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Better care for respiratory infections

Nigel P Stocks
Med J Aust 2007; 187 (2): 114.
Published online: 16 July 2007

Worrall does not waste any time on trying to distinguish between upper and lower respiratory tract infections but discusses each condition in a separate chapter, starting with “The common cold” and ending with “Bronchiolitis”. Each chapter is a concise summary of the available literature and, despite now being an academic in Canada after many years as a GP in the United Kingdom, he limits the number of references he uses. However, as succinct as he may be in conveying the evidence in the text, it will be the summary boxes “Epidemiology and aetiology”, “Clinical course and diagnosis” and “Treatment” that many readers will be drawn to. This is a pity because a real understanding of the topic can only be drawn from the studies themselves and a discussion of their strengths and weaknesses; something the author does very well. The chapter on croup demonstrates this; summary boxes provide simple treatment details, but the text highlights the need for primary care-based randomised controlled trials to determine the best form of management for mild and moderate croup in the community.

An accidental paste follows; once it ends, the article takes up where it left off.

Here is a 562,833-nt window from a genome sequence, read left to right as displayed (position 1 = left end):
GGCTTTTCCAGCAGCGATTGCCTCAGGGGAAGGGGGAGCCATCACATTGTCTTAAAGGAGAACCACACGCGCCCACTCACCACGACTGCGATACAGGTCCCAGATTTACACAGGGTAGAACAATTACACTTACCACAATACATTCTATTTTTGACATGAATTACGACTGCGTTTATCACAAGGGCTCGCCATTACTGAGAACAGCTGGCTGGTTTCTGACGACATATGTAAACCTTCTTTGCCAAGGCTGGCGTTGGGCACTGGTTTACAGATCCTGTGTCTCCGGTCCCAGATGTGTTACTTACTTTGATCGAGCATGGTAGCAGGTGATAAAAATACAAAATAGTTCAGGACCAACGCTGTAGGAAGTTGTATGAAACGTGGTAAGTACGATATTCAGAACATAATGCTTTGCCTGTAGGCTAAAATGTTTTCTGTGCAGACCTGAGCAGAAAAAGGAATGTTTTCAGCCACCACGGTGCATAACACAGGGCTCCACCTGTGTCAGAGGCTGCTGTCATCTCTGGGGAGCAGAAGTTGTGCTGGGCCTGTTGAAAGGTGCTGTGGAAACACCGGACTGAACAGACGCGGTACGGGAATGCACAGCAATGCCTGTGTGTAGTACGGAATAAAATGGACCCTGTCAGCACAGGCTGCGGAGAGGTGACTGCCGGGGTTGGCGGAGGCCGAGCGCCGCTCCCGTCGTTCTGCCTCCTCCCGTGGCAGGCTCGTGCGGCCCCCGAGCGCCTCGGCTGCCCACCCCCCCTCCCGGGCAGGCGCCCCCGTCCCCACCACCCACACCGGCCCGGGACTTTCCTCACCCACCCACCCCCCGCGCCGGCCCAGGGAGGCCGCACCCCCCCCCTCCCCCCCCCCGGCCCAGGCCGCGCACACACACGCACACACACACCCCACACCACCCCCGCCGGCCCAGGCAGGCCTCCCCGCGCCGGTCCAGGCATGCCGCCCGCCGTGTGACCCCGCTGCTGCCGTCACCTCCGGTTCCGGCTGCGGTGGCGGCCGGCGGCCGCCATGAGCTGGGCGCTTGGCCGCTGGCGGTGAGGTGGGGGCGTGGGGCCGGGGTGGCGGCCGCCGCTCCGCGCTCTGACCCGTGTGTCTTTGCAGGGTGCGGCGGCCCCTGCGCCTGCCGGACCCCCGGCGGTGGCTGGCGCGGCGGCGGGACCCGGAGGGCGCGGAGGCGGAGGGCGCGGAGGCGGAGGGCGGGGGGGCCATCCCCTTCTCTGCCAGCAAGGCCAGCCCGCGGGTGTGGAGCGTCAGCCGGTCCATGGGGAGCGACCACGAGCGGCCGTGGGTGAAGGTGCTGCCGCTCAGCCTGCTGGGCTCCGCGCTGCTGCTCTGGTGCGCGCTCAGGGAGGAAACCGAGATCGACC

• Nigel P Stocks

  • Adelaide University, Adelaide, SA

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